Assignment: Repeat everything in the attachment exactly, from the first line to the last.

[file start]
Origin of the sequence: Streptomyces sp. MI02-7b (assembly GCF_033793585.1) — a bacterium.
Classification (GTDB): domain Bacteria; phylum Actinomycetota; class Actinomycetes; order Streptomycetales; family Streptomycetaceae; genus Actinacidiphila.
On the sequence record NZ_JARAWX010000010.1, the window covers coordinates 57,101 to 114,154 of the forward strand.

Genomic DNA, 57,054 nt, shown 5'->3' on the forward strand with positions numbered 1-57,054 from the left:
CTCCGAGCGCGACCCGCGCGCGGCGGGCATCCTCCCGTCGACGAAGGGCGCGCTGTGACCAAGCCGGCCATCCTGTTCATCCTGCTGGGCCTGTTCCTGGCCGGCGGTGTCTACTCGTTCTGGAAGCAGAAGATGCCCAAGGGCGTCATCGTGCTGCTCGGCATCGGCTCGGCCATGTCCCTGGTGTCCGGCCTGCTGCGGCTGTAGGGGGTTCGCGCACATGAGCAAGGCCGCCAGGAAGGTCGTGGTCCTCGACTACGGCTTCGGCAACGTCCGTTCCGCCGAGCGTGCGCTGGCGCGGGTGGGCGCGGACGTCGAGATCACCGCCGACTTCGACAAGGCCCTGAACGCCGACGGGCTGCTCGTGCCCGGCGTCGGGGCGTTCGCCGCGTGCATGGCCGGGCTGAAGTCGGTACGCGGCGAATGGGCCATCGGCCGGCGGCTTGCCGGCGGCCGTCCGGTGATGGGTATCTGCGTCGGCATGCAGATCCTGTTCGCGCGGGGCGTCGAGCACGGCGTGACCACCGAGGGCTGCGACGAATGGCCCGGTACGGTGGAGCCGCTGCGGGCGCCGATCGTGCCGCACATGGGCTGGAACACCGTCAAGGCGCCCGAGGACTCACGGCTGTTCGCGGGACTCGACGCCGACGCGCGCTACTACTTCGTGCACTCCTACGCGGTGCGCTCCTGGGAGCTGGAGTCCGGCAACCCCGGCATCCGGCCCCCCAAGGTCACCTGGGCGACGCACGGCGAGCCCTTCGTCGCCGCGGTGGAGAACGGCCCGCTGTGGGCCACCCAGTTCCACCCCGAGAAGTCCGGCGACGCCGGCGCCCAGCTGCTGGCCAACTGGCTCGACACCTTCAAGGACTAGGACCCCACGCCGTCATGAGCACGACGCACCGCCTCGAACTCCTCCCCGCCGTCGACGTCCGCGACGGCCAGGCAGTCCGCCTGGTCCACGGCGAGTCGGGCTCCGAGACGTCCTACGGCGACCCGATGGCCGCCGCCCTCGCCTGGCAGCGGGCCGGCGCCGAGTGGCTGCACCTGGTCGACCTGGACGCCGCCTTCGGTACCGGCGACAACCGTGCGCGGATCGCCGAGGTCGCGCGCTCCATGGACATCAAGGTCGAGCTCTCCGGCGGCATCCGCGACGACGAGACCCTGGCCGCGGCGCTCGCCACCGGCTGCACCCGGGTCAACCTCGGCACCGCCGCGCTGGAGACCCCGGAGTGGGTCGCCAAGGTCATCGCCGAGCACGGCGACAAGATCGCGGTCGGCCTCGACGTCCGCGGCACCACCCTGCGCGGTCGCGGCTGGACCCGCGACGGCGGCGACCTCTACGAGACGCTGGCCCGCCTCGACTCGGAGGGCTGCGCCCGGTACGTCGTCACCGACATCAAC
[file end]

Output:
Origin of the sequence: Streptomyces sp. MI02-7b (assembly GCF_033793585.1) — a bacterium.
Classification (GTDB): domain Bacteria; phylum Actinomycetota; class Actinomycetes; order Streptomycetales; family Streptomycetaceae; genus Actinacidiphila.
On the sequence record NZ_JARAWX010000010.1, the window covers coordinates 57,101 to 114,154 of the forward strand.

Genomic DNA, 57,054 nt, shown 5'->3' on the forward strand with positions numbered 1-57,054 from the left:
CTCCGAGCGCGACCCGCGCGCGGCGGGCATCCTCCCGTCGACGAAGGGCGCGCTGTGACCAAGCCGGCCATCCTGTTCATCCTGCTGGGCCTGTTCCTGGCCGGCGGTGTCTACTCGTTCTGGAAGCAGAAGATGCCCAAGGGCGTCATCGTGCTGCTCGGCATCGGCTCGGCCATGTCCCTGGTGTCCGGCCTGCTGCGGCTGTAGGGGGTTCGCGCACATGAGCAAGGCCGCCAGGAAGGTCGTGGTCCTCGACTACGGCTTCGGCAACGTCCGTTCCGCCGAGCGTGCGCTGGCGCGGGTGGGCGCGGACGTCGAGATCACCGCCGACTTCGACAAGGCCCTGAACGCCGACGGGCTGCTCGTGCCCGGCGTCGGGGCGTTCGCCGCGTGCATGGCCGGGCTGAAGTCGGTACGCGGCGAATGGGCCATCGGCCGGCGGCTTGCCGGCGGCCGTCCGGTGATGGGTATCTGCGTCGGCATGCAGATCCTGTTCGCGCGGGGCGTCGAGCACGGCGTGACCACCGAGGGCTGCGACGAATGGCCCGGTACGGTGGAGCCGCTGCGGGCGCCGATCGTGCCGCACATGGGCTGGAACACCGTCAAGGCGCCCGAGGACTCACGGCTGTTCGCGGGACTCGACGCCGACGCGCGCTACTACTTCGTGCACTCCTACGCGGTGCGCTCCTGGGAGCTGGAGTCCGGCAACCCCGGCATCCGGCCCCCCAAGGTCACCTGGGCGACGCACGGCGAGCCCTTCGTCGCCGCGGTGGAGAACGGCCCGCTGTGGGCCACCCAGTTCCACCCCGAGAAGTCCGGCGACGCCGGCGCCCAGCTGCTGGCCAACTGGCTCGACACCTTCAAGGACTAGGACCCCACGCCGTCATGAGCACGACGCACCGCCTCGAACTCCTCCCCGCCGTCGACGTCCGCGACGGCCAGGCAGTCCGCCTGGTCCACGGCGAGTCGGGCTCCGAGACGTCCTACGGCGACCCGATGGCCGCCGCCCTCGCCTGGCAGCGGGCCGGCGCCGAGTGGCTGCACCTGGTCGACCTGGACGCCGCCTTCGGTACCGGCGACAACCGTGCGCGGATCGCCGAGGTCGCGCGCTCCATGGACATCAAGGTCGAGCTCTCCGGCGGCATCCGCGACGACGAGACCCTGGCCGCGGCGCTCGCCACCGGCTGCACCCGGGTCAACCTCGGCACCGCCGCGCTGGAGACCCCGGAGTGGGTCGCCAAGGTCATCGCCGAGCACGGCGACAAGATCGCGGTCGGCCTCGACGTCCGCGGCACCACCCTGCGCGGTCGCGGCTGGACCCGCGACGGCGGCGACCTCTACGAGACGCTGGCCCGCCTCGACTCGGAGGGCTGCGCCCGGTACGTCGTCACCGACATCAAC